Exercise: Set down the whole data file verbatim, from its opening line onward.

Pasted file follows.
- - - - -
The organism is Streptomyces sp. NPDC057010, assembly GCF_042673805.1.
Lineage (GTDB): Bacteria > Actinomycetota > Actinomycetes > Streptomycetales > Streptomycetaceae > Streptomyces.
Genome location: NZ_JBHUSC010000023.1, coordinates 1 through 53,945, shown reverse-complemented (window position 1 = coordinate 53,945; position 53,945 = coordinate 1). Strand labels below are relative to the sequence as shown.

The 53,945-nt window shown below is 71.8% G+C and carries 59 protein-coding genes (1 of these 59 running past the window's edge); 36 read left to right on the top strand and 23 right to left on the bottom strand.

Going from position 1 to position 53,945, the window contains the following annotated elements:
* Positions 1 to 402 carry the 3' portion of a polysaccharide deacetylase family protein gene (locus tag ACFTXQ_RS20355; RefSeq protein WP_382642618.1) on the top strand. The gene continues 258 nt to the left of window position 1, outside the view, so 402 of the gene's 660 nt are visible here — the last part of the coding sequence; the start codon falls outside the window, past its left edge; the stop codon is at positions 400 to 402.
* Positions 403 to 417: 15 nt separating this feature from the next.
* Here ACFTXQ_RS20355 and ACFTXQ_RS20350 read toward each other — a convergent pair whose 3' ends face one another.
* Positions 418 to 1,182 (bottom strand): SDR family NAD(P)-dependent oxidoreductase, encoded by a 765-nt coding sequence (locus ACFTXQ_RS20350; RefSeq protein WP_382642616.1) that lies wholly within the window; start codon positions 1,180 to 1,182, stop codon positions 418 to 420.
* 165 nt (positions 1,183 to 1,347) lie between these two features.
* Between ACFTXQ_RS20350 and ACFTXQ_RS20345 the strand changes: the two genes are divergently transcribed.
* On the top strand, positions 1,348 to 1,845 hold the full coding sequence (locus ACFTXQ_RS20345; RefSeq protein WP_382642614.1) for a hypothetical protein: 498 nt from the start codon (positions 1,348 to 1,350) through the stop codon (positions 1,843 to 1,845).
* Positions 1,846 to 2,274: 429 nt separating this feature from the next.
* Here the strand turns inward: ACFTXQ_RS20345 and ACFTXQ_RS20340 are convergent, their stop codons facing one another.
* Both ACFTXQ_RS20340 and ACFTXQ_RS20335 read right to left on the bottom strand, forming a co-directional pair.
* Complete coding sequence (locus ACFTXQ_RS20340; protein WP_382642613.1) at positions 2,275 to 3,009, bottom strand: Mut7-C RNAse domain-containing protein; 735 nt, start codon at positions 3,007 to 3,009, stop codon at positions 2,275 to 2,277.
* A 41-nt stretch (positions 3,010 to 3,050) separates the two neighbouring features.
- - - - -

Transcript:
The organism is Streptomyces sp. NPDC057010, assembly GCF_042673805.1.
Lineage (GTDB): Bacteria > Actinomycetota > Actinomycetes > Streptomycetales > Streptomycetaceae > Streptomyces.
Genome location: NZ_JBHUSC010000023.1, coordinates 1 through 53,945, shown reverse-complemented (window position 1 = coordinate 53,945; position 53,945 = coordinate 1). Strand labels below are relative to the sequence as shown.

The 53,945-nt window shown below is 71.8% G+C and carries 59 protein-coding genes (1 of these 59 running past the window's edge); 36 read left to right on the top strand and 23 right to left on the bottom strand.

Going from position 1 to position 53,945, the window contains the following annotated elements:
* Positions 1 to 402 carry the 3' portion of a polysaccharide deacetylase family protein gene (locus tag ACFTXQ_RS20355; RefSeq protein WP_382642618.1) on the top strand. The gene continues 258 nt to the left of window position 1, outside the view, so 402 of the gene's 660 nt are visible here — the last part of the coding sequence; the start codon falls outside the window, past its left edge; the stop codon is at positions 400 to 402.
* Positions 403 to 417: 15 nt separating this feature from the next.
* Here ACFTXQ_RS20355 and ACFTXQ_RS20350 read toward each other — a convergent pair whose 3' ends face one another.
* Positions 418 to 1,182 (bottom strand): SDR family NAD(P)-dependent oxidoreductase, encoded by a 765-nt coding sequence (locus ACFTXQ_RS20350; RefSeq protein WP_382642616.1) that lies wholly within the window; start codon positions 1,180 to 1,182, stop codon positions 418 to 420.
* 165 nt (positions 1,183 to 1,347) lie between these two features.
* Between ACFTXQ_RS20350 and ACFTXQ_RS20345 the strand changes: the two genes are divergently transcribed.
* On the top strand, positions 1,348 to 1,845 hold the full coding sequence (locus ACFTXQ_RS20345; RefSeq protein WP_382642614.1) for a hypothetical protein: 498 nt from the start codon (positions 1,348 to 1,350) through the stop codon (positions 1,843 to 1,845).
* Positions 1,846 to 2,274: 429 nt separating this feature from the next.
* Here the strand turns inward: ACFTXQ_RS20345 and ACFTXQ_RS20340 are convergent, their stop codons facing one another.
* Both ACFTXQ_RS20340 and ACFTXQ_RS20335 read right to left on the bottom strand, forming a co-directional pair.
* Complete coding sequence (locus ACFTXQ_RS20340; protein WP_382642613.1) at positions 2,275 to 3,009, bottom strand: Mut7-C RNAse domain-containing protein; 735 nt, start codon at positions 3,007 to 3,009, stop codon at positions 2,275 to 2,277.
* A 41-nt stretch (positions 3,010 to 3,050) separates the two neighbouring features.